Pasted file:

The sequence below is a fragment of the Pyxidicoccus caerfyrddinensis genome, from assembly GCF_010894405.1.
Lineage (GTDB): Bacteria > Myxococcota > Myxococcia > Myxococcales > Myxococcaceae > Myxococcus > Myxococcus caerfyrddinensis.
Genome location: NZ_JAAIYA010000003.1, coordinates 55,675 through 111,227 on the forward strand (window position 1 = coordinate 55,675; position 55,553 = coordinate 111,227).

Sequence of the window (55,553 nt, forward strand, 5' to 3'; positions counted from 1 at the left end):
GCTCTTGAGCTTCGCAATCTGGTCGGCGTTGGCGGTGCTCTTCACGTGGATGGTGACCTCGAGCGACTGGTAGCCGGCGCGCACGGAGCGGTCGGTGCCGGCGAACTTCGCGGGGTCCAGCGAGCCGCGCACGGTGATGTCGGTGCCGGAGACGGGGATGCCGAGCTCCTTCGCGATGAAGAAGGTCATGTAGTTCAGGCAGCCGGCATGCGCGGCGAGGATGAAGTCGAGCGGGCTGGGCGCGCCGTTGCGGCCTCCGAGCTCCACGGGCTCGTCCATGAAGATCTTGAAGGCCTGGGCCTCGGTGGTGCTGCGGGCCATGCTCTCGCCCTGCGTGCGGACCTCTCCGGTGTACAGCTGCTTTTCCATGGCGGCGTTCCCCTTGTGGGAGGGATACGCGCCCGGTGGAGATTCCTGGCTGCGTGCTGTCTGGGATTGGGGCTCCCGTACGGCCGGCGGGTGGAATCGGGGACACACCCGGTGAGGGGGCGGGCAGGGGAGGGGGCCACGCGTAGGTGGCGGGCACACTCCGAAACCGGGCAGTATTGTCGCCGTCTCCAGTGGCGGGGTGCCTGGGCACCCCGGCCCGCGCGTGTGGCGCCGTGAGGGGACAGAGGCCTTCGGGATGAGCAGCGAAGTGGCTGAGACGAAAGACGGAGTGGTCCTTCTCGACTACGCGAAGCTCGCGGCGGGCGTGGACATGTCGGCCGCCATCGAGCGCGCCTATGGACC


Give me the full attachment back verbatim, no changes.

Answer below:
The sequence below is a fragment of the Pyxidicoccus caerfyrddinensis genome, from assembly GCF_010894405.1.
Lineage (GTDB): Bacteria > Myxococcota > Myxococcia > Myxococcales > Myxococcaceae > Myxococcus > Myxococcus caerfyrddinensis.
Genome location: NZ_JAAIYA010000003.1, coordinates 55,675 through 111,227 on the forward strand (window position 1 = coordinate 55,675; position 55,553 = coordinate 111,227).

Sequence of the window (55,553 nt, forward strand, 5' to 3'; positions counted from 1 at the left end):
GCTCTTGAGCTTCGCAATCTGGTCGGCGTTGGCGGTGCTCTTCACGTGGATGGTGACCTCGAGCGACTGGTAGCCGGCGCGCACGGAGCGGTCGGTGCCGGCGAACTTCGCGGGGTCCAGCGAGCCGCGCACGGTGATGTCGGTGCCGGAGACGGGGATGCCGAGCTCCTTCGCGATGAAGAAGGTCATGTAGTTCAGGCAGCCGGCATGCGCGGCGAGGATGAAGTCGAGCGGGCTGGGCGCGCCGTTGCGGCCTCCGAGCTCCACGGGCTCGTCCATGAAGATCTTGAAGGCCTGGGCCTCGGTGGTGCTGCGGGCCATGCTCTCGCCCTGCGTGCGGACCTCTCCGGTGTACAGCTGCTTTTCCATGGCGGCGTTCCCCTTGTGGGAGGGATACGCGCCCGGTGGAGATTCCTGGCTGCGTGCTGTCTGGGATTGGGGCTCCCGTACGGCCGGCGGGTGGAATCGGGGACACACCCGGTGAGGGGGCGGGCAGGGGAGGGGGCCACGCGTAGGTGGCGGGCACACTCCGAAACCGGGCAGTATTGTCGCCGTCTCCAGTGGCGGGGTGCCTGGGCACCCCGGCCCGCGCGTGTGGCGCCGTGAGGGGACAGAGGCCTTCGGGATGAGCAGCGAAGTGGCTGAGACGAAAGACGGAGTGGTCCTTCTCGACTACGCGAAGCTCGCGGCGGGCGTGGACATGTCGGCCGCCATCGAGCGCGCCTATGGACC